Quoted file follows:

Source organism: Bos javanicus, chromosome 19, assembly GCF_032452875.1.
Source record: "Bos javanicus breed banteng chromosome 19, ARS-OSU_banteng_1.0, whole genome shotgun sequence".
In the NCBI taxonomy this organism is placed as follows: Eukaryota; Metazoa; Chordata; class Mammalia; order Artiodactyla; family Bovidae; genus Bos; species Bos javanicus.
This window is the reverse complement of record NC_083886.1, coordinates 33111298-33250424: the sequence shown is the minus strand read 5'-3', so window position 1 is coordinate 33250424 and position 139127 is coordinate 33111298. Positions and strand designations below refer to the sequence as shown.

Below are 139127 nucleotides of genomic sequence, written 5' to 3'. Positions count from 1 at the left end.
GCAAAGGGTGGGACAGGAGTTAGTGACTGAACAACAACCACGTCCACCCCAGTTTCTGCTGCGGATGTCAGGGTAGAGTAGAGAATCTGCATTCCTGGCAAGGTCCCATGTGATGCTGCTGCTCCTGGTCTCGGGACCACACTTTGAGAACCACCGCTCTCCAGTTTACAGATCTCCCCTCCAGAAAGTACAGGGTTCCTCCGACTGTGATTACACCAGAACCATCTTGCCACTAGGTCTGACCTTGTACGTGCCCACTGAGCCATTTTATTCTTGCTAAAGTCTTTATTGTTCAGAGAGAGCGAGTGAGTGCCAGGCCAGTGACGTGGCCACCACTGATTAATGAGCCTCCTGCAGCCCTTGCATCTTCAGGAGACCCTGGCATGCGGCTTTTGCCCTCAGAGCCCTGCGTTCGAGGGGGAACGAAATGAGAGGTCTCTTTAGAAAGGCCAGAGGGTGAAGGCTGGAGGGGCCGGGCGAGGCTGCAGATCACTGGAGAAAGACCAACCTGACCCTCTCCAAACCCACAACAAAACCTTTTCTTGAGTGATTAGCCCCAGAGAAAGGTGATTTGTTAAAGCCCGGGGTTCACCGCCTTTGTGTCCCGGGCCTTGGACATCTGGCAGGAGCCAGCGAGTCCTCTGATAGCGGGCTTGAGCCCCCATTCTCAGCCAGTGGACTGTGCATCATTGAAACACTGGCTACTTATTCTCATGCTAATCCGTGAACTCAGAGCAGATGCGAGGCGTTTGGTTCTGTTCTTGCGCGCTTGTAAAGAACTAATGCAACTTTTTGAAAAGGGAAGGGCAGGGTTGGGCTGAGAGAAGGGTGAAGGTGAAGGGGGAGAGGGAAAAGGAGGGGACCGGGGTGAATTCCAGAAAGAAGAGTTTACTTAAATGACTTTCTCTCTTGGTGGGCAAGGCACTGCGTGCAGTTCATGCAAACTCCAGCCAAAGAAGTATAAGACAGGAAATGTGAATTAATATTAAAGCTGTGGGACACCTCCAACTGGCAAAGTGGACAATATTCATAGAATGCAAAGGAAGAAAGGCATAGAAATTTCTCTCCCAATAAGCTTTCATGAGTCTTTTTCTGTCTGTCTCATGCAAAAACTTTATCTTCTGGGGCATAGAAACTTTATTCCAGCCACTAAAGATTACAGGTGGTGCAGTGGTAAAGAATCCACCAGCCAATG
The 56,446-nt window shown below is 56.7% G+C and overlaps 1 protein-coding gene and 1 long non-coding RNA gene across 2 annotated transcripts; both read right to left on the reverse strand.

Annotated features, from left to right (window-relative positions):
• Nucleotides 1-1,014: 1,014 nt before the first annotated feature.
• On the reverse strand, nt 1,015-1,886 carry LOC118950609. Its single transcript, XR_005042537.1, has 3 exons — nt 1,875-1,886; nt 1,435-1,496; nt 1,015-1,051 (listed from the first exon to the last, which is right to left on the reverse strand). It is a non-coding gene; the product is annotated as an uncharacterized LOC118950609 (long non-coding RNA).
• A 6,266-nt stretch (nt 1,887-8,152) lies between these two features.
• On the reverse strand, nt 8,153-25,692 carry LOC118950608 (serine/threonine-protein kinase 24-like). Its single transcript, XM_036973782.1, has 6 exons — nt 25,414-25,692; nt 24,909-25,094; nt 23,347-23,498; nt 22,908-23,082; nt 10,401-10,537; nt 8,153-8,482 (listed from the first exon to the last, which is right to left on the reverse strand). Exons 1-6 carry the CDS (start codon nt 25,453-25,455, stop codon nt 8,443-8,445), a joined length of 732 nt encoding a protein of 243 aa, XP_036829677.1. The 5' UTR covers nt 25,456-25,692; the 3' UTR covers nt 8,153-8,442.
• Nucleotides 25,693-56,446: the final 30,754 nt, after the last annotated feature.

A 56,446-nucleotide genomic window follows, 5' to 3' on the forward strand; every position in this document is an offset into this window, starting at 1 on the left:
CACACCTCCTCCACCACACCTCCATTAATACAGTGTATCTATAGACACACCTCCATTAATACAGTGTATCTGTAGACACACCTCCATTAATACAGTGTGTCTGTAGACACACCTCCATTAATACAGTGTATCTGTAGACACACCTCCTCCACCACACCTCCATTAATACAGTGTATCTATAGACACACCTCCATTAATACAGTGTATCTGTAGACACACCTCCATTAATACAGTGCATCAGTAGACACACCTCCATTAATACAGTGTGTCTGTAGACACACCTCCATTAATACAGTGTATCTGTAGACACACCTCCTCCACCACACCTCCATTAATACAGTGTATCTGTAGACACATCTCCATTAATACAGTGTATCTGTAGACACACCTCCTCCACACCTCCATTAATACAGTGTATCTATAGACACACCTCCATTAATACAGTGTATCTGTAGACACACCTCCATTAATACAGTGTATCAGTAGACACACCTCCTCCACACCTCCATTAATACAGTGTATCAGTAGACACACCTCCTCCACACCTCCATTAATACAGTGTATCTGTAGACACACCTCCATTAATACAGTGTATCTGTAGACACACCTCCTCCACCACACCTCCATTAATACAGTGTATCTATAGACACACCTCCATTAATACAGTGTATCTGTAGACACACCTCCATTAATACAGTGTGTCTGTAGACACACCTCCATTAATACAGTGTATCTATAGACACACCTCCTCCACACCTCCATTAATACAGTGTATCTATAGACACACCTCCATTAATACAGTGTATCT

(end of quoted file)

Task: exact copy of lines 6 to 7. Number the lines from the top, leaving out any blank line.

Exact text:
GCAAAGGGTGGGACAGGAGTTAGTGACTGAACAACAACCACGTCCACCCCAGTTTCTGCTGCGGATGTCAGGGTAGAGTAGAGAATCTGCATTCCTGGCAAGGTCCCATGTGATGCTGCTGCTCCTGGTCTCGGGACCACACTTTGAGAACCACCGCTCTCCAGTTTACAGATCTCCCCTCCAGAAAGTACAGGGTTCCTCCGACTGTGATTACACCAGAACCATCTTGCCACTAGGTCTGACCTTGTACGTGCCCACTGAGCCATTTTATTCTTGCTAAAGTCTTTATTGTTCAGAGAGAGCGAGTGAGTGCCAGGCCAGTGACGTGGCCACCACTGATTAATGAGCCTCCTGCAGCCCTTGCATCTTCAGGAGACCCTGGCATGCGGCTTTTGCCCTCAGAGCCCTGCGTTCGAGGGGGAACGAAATGAGAGGTCTCTTTAGAAAGGCCAGAGGGTGAAGGCTGGAGGGGCCGGGCGAGGCTGCAGATCACTGGAGAAAGACCAACCTGACCCTCTCCAAACCCACAACAAAACCTTTTCTTGAGTGATTAGCCCCAGAGAAAGGTGATTTGTTAAAGCCCGGGGTTCACCGCCTTTGTGTCCCGGGCCTTGGACATCTGGCAGGAGCCAGCGAGTCCTCTGATAGCGGGCTTGAGCCCCCATTCTCAGCCAGTGGACTGTGCATCATTGAAACACTGGCTACTTATTCTCATGCTAATCCGTGAACTCAGAGCAGATGCGAGGCGTTTGGTTCTGTTCTTGCGCGCTTGTAAAGAACTAATGCAACTTTTTGAAAAGGGAAGGGCAGGGTTGGGCTGAGAGAAGGGTGAAGGTGAAGGGGGAGAGGGAAAAGGAGGGGACCGGGGTGAATTCCAGAAAGAAGAGTTTACTTAAATGACTTTCTCTCTTGGTGGGCAAGGCACTGCGTGCAGTTCATGCAAACTCCAGCCAAAGAAGTATAAGACAGGAAATGTGAATTAATATTAAAGCTGTGGGACACCTCCAACTGGCAAAGTGGACAATATTCATAGAATGCAAAGGAAGAAAGGCATAGAAATTTCTCTCCCAATAAGCTTTCATGAGTCTTTTTCTGTCTGTCTCATGCAAAAACTTTATCTTCTGGGGCATAGAAACTTTATTCCAGCCACTAAAGATTACAGGTGGTGCAGTGGTAAAGAATCCACCAGCCAATG
The 56,446-nt window shown below is 56.7% G+C and overlaps 1 protein-coding gene and 1 long non-coding RNA gene across 2 annotated transcripts; both read right to left on the reverse strand.